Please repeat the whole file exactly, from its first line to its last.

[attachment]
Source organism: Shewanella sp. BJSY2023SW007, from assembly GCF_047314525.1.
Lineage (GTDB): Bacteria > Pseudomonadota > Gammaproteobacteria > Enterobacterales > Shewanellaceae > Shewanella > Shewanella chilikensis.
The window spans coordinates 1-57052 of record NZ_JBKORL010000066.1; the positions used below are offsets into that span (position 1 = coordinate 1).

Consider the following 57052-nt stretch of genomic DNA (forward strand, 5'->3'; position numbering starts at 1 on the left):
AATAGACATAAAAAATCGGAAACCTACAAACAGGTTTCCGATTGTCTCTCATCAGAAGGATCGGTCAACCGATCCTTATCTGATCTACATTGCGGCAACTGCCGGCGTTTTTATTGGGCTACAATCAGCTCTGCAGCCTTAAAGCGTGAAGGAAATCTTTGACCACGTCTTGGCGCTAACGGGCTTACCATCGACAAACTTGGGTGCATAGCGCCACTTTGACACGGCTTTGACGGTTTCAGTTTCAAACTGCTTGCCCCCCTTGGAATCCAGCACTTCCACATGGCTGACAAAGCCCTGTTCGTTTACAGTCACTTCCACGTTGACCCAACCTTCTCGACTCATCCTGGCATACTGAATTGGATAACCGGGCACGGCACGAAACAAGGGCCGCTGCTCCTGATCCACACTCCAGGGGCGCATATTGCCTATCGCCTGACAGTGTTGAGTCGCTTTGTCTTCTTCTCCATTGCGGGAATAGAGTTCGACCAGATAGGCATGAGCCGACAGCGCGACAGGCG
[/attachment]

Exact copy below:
Source organism: Shewanella sp. BJSY2023SW007, from assembly GCF_047314525.1.
Lineage (GTDB): Bacteria > Pseudomonadota > Gammaproteobacteria > Enterobacterales > Shewanellaceae > Shewanella > Shewanella chilikensis.
The window spans coordinates 1-57052 of record NZ_JBKORL010000066.1; the positions used below are offsets into that span (position 1 = coordinate 1).

Consider the following 57052-nt stretch of genomic DNA (forward strand, 5'->3'; position numbering starts at 1 on the left):
AATAGACATAAAAAATCGGAAACCTACAAACAGGTTTCCGATTGTCTCTCATCAGAAGGATCGGTCAACCGATCCTTATCTGATCTACATTGCGGCAACTGCCGGCGTTTTTATTGGGCTACAATCAGCTCTGCAGCCTTAAAGCGTGAAGGAAATCTTTGACCACGTCTTGGCGCTAACGGGCTTACCATCGACAAACTTGGGTGCATAGCGCCACTTTGACACGGCTTTGACGGTTTCAGTTTCAAACTGCTTGCCCCCCTTGGAATCCAGCACTTCCACATGGCTGACAAAGCCCTGTTCGTTTACAGTCACTTCCACGTTGACCCAACCTTCTCGACTCATCCTGGCATACTGAATTGGATAACCGGGCACGGCACGAAACAAGGGCCGCTGCTCCTGATCCACACTCCAGGGGCGCATATTGCCTATCGCCTGACAGTGTTGAGTCGCTTTGTCTTCTTCTCCATTGCGGGAATAGAGTTCGACCAGATAGGCATGAGCCGACAGCGCGACAGGCG